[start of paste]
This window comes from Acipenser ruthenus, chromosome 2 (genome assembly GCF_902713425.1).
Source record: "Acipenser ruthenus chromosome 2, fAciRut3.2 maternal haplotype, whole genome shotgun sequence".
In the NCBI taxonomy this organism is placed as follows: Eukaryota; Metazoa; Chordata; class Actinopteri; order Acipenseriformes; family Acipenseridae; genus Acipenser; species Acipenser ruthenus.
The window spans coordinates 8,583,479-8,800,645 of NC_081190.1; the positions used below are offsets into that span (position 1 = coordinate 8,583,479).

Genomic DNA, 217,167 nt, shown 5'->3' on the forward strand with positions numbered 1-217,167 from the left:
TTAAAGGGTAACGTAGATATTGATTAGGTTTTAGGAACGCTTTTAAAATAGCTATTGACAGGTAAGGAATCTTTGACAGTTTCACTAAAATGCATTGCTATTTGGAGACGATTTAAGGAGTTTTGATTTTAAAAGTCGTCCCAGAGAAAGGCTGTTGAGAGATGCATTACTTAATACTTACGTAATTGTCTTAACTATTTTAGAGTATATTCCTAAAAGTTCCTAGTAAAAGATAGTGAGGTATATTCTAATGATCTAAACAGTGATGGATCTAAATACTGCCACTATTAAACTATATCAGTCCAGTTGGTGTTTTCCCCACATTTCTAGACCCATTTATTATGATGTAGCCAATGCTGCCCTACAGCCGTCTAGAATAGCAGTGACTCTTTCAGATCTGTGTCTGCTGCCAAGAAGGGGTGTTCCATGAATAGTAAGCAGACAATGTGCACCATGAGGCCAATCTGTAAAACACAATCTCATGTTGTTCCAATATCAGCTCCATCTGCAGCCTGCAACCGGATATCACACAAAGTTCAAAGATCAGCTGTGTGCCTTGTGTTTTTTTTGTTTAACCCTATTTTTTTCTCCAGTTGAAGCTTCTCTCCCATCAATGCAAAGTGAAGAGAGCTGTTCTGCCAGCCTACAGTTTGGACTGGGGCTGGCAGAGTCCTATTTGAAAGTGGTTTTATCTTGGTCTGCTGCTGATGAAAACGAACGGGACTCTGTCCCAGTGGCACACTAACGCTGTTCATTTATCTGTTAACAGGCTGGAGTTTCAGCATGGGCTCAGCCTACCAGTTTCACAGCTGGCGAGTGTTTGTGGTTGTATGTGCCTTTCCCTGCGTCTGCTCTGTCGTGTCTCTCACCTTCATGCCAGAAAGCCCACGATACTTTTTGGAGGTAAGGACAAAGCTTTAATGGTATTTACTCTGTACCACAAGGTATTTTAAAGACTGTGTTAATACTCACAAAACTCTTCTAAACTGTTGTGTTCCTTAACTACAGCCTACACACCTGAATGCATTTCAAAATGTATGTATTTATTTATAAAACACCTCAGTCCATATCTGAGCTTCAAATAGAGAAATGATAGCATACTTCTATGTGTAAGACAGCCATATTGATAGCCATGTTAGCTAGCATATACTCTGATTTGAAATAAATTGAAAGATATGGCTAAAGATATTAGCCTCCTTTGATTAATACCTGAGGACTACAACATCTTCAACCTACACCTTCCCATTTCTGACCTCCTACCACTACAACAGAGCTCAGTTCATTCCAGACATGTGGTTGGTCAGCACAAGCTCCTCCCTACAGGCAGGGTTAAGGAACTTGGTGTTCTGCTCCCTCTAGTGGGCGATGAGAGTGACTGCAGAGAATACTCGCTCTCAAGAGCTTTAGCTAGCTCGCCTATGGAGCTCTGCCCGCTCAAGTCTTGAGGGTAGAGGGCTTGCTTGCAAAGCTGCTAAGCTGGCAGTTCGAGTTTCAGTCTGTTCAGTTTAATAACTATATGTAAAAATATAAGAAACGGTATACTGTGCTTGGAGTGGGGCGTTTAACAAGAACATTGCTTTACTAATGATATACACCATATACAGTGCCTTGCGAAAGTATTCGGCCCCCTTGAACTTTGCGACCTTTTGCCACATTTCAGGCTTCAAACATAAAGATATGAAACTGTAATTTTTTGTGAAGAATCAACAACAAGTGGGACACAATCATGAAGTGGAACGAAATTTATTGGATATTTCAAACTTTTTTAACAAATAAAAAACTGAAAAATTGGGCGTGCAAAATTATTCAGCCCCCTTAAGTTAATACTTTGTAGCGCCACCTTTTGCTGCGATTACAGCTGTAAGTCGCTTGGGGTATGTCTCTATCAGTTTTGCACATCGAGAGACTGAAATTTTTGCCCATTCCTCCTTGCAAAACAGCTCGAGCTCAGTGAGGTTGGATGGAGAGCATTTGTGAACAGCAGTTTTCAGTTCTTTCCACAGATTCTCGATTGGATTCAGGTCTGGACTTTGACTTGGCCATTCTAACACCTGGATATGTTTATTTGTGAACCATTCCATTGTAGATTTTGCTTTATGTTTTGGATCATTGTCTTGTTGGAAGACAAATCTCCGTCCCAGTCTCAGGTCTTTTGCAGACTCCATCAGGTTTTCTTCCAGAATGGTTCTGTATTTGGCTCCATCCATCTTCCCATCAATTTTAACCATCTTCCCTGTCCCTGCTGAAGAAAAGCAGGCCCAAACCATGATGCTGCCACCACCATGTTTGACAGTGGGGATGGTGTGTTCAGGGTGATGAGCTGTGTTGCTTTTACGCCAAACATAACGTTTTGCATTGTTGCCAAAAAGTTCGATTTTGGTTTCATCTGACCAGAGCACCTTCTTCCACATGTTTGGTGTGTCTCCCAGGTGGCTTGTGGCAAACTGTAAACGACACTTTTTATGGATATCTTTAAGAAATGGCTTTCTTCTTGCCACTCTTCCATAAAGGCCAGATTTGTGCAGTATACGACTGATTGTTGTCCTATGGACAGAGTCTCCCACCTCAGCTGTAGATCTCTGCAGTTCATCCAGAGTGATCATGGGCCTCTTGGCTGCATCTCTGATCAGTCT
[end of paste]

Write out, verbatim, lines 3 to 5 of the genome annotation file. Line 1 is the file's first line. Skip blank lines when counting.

In the NCBI taxonomy this organism is placed as follows: Eukaryota; Metazoa; Chordata; class Actinopteri; order Acipenseriformes; family Acipenseridae; genus Acipenser; species Acipenser ruthenus.
The window spans coordinates 8,583,479-8,800,645 of NC_081190.1; the positions used below are offsets into that span (position 1 = coordinate 8,583,479).

Genomic DNA, 217,167 nt, shown 5'->3' on the forward strand with positions numbered 1-217,167 from the left: